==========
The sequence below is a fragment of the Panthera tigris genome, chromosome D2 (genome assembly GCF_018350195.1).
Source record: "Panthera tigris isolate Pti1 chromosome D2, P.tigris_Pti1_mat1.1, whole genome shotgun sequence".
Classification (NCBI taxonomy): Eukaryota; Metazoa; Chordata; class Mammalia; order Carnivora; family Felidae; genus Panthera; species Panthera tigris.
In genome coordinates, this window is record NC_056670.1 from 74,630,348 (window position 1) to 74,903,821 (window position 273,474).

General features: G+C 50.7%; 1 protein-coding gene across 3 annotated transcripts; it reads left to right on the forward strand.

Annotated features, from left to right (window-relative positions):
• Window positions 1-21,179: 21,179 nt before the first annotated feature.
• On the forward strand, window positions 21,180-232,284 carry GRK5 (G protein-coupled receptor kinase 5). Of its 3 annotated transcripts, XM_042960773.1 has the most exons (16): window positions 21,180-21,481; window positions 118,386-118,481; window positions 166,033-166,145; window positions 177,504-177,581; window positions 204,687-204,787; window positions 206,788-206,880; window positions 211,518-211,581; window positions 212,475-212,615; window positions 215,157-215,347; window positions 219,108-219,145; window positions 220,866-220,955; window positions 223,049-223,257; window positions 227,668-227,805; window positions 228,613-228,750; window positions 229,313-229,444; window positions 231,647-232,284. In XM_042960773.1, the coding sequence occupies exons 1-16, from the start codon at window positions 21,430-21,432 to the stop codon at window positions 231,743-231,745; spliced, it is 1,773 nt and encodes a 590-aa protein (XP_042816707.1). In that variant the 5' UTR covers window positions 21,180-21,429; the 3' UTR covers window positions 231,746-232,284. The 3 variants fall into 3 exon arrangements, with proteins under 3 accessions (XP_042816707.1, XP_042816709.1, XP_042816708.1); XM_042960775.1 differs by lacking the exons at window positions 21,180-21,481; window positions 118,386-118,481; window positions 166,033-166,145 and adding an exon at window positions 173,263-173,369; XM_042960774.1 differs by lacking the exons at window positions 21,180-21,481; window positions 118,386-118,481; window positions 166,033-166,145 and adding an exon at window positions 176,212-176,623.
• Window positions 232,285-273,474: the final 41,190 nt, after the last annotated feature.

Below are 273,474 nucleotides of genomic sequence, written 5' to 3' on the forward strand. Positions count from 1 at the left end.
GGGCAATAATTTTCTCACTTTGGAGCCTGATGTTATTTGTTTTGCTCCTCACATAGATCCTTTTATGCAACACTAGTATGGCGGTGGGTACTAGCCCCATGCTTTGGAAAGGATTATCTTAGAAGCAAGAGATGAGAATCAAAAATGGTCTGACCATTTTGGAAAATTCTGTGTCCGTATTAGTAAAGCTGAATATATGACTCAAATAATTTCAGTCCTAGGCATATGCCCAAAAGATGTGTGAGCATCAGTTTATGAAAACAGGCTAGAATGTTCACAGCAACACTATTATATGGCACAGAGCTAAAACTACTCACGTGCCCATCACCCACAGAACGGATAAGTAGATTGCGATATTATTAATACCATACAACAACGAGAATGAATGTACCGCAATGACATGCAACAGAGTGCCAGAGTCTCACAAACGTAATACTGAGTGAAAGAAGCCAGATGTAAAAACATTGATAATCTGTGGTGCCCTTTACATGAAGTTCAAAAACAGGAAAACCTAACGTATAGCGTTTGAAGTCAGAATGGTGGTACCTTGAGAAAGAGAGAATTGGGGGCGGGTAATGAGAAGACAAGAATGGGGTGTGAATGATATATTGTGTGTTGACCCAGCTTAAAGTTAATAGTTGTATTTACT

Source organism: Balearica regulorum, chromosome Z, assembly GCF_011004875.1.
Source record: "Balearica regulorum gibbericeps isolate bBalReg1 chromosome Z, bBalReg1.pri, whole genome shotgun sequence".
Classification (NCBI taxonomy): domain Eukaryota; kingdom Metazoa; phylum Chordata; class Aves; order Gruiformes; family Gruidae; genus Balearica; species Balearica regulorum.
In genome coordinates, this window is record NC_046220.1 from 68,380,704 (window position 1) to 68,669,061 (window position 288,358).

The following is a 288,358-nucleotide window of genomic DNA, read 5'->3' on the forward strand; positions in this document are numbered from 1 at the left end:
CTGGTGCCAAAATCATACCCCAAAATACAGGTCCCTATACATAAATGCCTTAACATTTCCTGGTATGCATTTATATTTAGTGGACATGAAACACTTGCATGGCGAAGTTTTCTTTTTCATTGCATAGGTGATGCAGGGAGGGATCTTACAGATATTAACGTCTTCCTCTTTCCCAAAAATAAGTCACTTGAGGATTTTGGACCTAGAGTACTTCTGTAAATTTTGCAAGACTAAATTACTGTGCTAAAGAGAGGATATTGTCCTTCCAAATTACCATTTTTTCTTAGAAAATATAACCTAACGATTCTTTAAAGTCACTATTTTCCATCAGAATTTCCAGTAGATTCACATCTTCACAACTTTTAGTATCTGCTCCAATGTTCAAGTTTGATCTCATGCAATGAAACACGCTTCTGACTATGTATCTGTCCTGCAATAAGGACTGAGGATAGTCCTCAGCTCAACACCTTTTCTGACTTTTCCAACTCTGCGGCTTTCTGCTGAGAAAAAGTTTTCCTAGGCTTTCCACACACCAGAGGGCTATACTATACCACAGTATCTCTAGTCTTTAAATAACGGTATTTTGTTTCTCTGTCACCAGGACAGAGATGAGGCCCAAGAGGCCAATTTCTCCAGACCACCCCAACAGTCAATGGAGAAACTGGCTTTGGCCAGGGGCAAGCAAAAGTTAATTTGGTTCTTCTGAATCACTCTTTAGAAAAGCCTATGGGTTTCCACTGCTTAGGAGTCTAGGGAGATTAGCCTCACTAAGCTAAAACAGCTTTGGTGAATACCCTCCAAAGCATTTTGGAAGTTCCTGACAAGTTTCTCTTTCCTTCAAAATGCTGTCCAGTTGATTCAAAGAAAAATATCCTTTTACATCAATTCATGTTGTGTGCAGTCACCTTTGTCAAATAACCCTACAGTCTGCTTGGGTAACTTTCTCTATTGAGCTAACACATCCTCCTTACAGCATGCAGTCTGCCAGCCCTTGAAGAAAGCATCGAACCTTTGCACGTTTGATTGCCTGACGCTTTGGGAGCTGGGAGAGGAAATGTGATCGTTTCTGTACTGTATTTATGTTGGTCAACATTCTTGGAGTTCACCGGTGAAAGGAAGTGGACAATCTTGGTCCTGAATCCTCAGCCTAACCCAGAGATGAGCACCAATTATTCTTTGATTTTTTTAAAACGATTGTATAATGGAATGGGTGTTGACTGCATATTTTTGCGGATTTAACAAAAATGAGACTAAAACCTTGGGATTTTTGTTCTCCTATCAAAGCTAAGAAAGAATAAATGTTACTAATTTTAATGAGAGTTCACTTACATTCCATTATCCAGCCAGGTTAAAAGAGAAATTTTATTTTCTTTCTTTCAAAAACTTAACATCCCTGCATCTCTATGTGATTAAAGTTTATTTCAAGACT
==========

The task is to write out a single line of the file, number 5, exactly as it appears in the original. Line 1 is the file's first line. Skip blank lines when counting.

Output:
General features: G+C 50.7%; 1 protein-coding gene across 3 annotated transcripts; it reads left to right on the forward strand.